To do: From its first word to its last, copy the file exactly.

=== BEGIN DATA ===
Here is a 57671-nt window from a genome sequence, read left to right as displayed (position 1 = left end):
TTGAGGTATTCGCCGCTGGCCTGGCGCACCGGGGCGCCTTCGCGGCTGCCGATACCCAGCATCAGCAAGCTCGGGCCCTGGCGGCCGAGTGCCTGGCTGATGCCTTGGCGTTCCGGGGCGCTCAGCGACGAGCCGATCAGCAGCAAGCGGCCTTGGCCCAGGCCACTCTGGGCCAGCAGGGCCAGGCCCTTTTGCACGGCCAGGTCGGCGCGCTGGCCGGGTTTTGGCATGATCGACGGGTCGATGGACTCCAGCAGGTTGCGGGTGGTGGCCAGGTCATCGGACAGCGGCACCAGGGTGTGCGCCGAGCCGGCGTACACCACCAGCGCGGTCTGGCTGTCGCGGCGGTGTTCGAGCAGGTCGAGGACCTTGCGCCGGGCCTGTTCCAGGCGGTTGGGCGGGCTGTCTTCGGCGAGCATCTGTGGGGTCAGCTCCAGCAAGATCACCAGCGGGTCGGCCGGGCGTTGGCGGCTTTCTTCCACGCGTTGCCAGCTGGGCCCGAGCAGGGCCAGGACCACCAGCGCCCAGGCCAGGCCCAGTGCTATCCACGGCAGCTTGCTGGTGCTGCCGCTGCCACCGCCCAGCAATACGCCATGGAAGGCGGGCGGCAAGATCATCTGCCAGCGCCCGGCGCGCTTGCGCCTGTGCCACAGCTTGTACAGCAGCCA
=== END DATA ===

Here is a 57671-nt window from a genome sequence, read left to right as displayed (position 1 = left end):
TTGAGGTATTCGCCGCTGGCCTGGCGCACCGGGGCGCCTTCGCGGCTGCCGATACCCAGCATCAGCAAGCTCGGGCCCTGGCGGCCGAGTGCCTGGCTGATGCCTTGGCGTTCCGGGGCGCTCAGCGACGAGCCGATCAGCAGCAAGCGGCCTTGGCCCAGGCCACTCTGGGCCAGCAGGGCCAGGCCCTTTTGCACGGCCAGGTCGGCGCGCTGGCCGGGTTTTGGCATGATCGACGGGTCGATGGACTCCAGCAGGTTGCGGGTGGTGGCCAGGTCATCGGACAGCGGCACCAGGGTGTGCGCCGAGCCGGCGTACACCACCAGCGCGGTCTGGCTGTCGCGGCGGTGTTCGAGCAGGTCGAGGACCTTGCGCCGGGCCTGTTCCAGGCGGTTGGGCGGGCTGTCTTCGGCGAGCATCTGTGGGGTCAGCTCCAGCAAGATCACCAGCGGGTCGGCCGGGCGTTGGCGGCTTTCTTCCACGCGTTGCCAGCTGGGCCCGAGCAGGGCCAGGACCACCAGCGCCCAGGCCAGGCCCAGTGCTATCCACGGCAGCTTGCTGGTGCTGCCGCTGCCACCGCCCAGCAATACGCCATGGAAGGCGGGCGGCAAGATCATCTGCCAGCGCCCGGCGCGCTTGCGCCTGTGCCACAGCTTGTACAGCAGCCA